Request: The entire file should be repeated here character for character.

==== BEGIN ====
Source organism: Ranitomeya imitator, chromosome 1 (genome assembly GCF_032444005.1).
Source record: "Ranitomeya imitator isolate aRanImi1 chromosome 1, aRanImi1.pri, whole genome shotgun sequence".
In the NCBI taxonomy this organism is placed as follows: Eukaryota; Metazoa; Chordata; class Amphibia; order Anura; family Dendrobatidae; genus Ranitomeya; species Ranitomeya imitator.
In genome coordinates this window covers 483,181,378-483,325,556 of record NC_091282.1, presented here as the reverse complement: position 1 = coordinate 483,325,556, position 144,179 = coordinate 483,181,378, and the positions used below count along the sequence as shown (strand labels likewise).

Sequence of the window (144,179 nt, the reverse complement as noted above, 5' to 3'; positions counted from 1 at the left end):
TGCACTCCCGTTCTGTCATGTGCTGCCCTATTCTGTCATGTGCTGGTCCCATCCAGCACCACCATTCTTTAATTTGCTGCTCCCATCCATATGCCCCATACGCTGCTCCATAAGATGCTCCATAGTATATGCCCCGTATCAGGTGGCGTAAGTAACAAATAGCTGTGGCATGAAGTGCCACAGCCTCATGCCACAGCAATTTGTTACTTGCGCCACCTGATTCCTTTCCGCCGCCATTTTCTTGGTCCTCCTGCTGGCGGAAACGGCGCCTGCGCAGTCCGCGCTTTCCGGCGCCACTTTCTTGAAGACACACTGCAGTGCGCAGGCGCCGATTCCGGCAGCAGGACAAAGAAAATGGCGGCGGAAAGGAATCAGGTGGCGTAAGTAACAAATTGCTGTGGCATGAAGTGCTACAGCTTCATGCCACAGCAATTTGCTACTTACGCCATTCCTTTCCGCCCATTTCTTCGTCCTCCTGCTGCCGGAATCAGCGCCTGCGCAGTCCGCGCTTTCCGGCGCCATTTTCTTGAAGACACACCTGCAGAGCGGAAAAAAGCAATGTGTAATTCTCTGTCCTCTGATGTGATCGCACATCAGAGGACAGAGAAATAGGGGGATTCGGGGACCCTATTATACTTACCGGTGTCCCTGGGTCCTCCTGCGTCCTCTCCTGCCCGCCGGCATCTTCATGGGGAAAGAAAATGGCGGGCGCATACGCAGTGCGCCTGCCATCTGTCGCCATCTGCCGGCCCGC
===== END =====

Source organism: Ranitomeya imitator, chromosome 1 (genome assembly GCF_032444005.1).
Source record: "Ranitomeya imitator isolate aRanImi1 chromosome 1, aRanImi1.pri, whole genome shotgun sequence".
In the NCBI taxonomy this organism is placed as follows: Eukaryota; Metazoa; Chordata; class Amphibia; order Anura; family Dendrobatidae; genus Ranitomeya; species Ranitomeya imitator.
In genome coordinates this window covers 483,181,378-483,325,556 of record NC_091282.1, presented here as the reverse complement: position 1 = coordinate 483,325,556, position 144,179 = coordinate 483,181,378, and the positions used below count along the sequence as shown (strand labels likewise).

Sequence of the window (144,179 nt, the reverse complement as noted above, 5' to 3'; positions counted from 1 at the left end):
TGCACTCCCGTTCTGTCATGTGCTGCCCTATTCTGTCATGTGCTGGTCCCATCCAGCACCACCATTCTTTAATTTGCTGCTCCCATCCATATGCCCCATACGCTGCTCCATAAGATGCTCCATAGTATATGCCCCGTATCAGGTGGCGTAAGTAACAAATAGCTGTGGCATGAAGTGCCACAGCCTCATGCCACAGCAATTTGTTACTTGCGCCACCTGATTCCTTTCCGCCGCCATTTTCTTGGTCCTCCTGCTGGCGGAAACGGCGCCTGCGCAGTCCGCGCTTTCCGGCGCCACTTTCTTGAAGACACACTGCAGTGCGCAGGCGCCGATTCCGGCAGCAGGACAAAGAAAATGGCGGCGGAAAGGAATCAGGTGGCGTAAGTAACAAATTGCTGTGGCATGAAGTGCTACAGCTTCATGCCACAGCAATTTGCTACTTACGCCATTCCTTTCCGCCCATTTCTTCGTCCTCCTGCTGCCGGAATCAGCGCCTGCGCAGTCCGCGCTTTCCGGCGCCATTTTCTTGAAGACACACCTGCAGAGCGGAAAAAAGCAATGTGTAATTCTCTGTCCTCTGATGTGATCGCACATCAGAGGACAGAGAAATAGGGGGATTCGGGGACCCTATTATACTTACCGGTGTCCCTGGGTCCTCCTGCGTCCTCTCCTGCCCGCCGGCATCTTCATGGGGAAAGAAAATGGCGGGCGCATACGCAGTGCGCCTGCCATCTGTCGCCATCTGCCGGCCCGC